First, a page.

*Please note this post is purely for entertainment and should not be taken as medical advice. For medical advice please consult your doctor.
So you’re a tea drinker and are thinking about or have become pregnant. Congrats! If you’re like me you’ll google “tea and pregnancy” and then get hit with a lot of conflicting information. Like all pregnancy advice, you need to take it all with a grain of salt and see what will work for you. I’m a middle of the road kind of girl when it comes to pregnancy guidelines. I’m not ultra conservative but I also didn’t disregard many rules. I hope this helps you decide how much salt you personally should add to my advice.
Black caffeinated tea
Black tea (along with other caffeinated beverages) is generally regarded as safe in limited quantities while pregnant and nursing. I’ve met plenty of women who gave up caffeine entirely while pregnant. If that works for you, cool. Me? I was tired and wanted a little pick me up here and there. My midwife said that up to 200 milligrams of caffeine/day was safe in pregnancy. To give you an example: a can of soda is about 50mg, a small regular coffee 100-140 mg, and black tea is between 50-100mg depending on type & length of time steeped. (Don’t forget to count any chocolate you eat in your daily caffeine total — about 50mg for a bar of chocolate)
If you want to cut the caffeine content of tea I had a doula recommend a quick rinse. Pour boiling water to juts cover the tea. Swirl for 10 seconds. Dump that water and then steep as usual. This can cut as much as 90% of the caffeine and for me still resulted in a much more flavorful tea than most decaffeinated black teas.
As far as nursing goes, I’m told that every baby is different. I haven’t seen any affect of caffeine on either of my infants but if you notice that baby has trouble sleeping or is spitting up more after you caffeinate, you may want to cut back.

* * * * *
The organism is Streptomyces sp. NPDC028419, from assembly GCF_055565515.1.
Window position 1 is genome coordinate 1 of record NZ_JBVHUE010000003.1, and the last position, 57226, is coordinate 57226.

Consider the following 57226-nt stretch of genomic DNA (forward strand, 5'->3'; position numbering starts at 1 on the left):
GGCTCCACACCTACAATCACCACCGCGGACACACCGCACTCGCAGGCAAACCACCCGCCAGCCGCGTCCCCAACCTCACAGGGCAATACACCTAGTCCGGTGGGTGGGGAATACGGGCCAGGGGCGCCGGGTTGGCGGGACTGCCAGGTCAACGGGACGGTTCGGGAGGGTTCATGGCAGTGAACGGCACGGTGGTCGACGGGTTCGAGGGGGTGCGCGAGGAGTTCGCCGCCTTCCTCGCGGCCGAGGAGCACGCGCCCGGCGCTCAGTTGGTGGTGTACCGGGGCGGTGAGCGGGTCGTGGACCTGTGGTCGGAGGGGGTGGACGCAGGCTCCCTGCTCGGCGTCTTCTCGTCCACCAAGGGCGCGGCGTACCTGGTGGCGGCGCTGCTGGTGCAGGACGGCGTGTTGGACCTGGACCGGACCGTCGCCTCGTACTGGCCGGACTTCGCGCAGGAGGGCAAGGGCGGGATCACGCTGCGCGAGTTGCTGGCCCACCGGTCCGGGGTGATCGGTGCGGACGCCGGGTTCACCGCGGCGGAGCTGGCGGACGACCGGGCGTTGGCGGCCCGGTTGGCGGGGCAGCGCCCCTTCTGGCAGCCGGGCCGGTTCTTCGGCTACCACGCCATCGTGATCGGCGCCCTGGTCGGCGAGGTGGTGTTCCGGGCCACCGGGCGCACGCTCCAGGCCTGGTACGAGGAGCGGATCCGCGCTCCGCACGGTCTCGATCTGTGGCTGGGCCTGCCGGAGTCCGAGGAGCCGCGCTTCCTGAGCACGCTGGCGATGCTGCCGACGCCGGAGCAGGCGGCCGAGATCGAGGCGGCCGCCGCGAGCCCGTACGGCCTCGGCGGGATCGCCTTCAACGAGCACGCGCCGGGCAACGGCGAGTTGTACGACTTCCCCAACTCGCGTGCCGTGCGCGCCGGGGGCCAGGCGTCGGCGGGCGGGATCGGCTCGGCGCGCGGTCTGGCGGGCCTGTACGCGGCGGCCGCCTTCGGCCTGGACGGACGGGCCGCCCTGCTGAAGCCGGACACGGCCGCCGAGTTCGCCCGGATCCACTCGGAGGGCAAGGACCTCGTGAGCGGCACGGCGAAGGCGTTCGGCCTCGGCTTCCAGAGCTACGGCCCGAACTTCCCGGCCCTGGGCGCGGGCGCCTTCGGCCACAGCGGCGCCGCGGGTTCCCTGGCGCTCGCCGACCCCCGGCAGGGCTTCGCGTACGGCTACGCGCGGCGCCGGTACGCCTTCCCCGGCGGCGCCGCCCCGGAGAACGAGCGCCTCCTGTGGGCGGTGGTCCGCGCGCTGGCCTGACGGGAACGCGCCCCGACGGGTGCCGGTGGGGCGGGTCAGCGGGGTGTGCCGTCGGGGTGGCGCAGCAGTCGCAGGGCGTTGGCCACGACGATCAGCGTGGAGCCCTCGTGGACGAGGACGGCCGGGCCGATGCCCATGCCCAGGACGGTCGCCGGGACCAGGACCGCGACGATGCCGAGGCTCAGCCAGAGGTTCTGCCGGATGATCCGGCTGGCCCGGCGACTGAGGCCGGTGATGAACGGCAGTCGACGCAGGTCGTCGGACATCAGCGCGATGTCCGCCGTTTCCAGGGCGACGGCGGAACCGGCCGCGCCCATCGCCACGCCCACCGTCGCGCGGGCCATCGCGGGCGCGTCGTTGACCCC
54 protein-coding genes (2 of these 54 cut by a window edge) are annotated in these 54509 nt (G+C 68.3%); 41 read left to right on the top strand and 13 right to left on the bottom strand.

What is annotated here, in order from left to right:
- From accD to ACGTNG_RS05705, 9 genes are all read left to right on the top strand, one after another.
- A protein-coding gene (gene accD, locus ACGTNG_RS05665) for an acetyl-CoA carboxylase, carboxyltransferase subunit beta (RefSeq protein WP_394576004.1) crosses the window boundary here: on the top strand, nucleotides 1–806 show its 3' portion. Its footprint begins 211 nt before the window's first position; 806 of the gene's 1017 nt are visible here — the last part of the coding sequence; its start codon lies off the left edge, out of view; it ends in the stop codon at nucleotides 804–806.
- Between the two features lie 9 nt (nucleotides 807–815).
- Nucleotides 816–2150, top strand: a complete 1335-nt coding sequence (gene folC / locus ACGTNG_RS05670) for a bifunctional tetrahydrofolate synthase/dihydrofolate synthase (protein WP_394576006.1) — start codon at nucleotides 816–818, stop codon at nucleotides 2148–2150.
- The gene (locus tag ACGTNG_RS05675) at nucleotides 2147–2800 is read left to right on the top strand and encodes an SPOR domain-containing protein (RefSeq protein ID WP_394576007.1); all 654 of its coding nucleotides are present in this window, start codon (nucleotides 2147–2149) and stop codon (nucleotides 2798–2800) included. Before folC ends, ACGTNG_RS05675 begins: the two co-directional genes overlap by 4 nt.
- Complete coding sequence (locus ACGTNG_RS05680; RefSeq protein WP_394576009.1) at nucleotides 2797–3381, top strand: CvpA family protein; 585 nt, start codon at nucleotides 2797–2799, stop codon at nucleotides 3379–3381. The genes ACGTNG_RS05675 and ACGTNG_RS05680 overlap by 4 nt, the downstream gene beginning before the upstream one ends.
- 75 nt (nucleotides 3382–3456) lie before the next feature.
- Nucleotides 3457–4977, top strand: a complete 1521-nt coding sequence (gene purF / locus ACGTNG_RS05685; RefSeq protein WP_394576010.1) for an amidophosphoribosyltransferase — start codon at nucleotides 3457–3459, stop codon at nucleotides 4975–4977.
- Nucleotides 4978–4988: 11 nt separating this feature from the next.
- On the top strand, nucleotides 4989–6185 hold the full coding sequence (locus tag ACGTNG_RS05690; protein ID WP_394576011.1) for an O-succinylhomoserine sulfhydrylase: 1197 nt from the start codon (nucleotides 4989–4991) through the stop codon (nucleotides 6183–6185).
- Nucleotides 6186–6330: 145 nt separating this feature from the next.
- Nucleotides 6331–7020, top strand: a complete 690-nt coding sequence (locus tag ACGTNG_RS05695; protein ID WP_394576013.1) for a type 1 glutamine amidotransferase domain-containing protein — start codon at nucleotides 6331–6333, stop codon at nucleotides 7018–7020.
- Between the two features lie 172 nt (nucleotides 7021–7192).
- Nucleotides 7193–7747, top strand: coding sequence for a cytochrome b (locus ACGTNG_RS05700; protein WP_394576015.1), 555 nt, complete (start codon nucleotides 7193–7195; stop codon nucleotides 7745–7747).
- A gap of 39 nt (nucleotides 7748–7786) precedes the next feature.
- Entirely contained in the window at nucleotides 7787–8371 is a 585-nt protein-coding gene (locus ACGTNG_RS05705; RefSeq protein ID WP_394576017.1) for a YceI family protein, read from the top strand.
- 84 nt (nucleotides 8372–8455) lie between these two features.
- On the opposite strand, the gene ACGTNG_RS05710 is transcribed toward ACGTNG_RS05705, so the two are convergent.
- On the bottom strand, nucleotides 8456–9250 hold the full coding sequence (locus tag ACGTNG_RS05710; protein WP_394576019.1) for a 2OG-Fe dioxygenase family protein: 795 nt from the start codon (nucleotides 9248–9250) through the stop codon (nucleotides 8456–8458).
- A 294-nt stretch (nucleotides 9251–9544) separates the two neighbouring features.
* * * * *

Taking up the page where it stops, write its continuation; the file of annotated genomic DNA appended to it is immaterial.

Decaffeinated black tea
For me these were a huge disappointment. With every decaf black tea I tried I noticed a lack of flavor. If you do try decaf, you should check to see how it is decaffeinated. Many decaf teas use a chemical process to remove caffeine, yuck! For this reason I only recommend organic decaf teas.
Most safe herbal teas are safe in small quantities. I was told I would have to drink a gallon or two to ingest enough herbs to see and effect. However there are some teas that are important to avoid such as diet/detox teas. Marigold and Rose Hips are also listed as to be avoided, but again, from when I’ve been told you’d need to drink a whole lot to ingest enough of the herb to be a problem. Some herbal teas are good for pregnancy side effects. Try ginger or mint for morning sickness and acid reflux.
One herbal tea in particular, Raspberry leaf tea, is often talked about in regards to pregnancy. There is varied advice on the consumption of this tea. I’ve read to drink it for the entire final trimester for an easier labor as it ‘tones’ the uterus. I’ve also heard that since it can cause contractions in late pregnancy to only drink it after 37/38 weeks. Honestly, it tastes like twigs. Drink it at the end of pregnancy to try and move things along but in my opinion it’s not worth drinking a lot of! Also, I steeped it mixed with black tea to hide the taste.
When it comes to nursing, too much mint can negatively affect your milk supply so avoid mint teas if you’re trying to build or maintain your milk supply.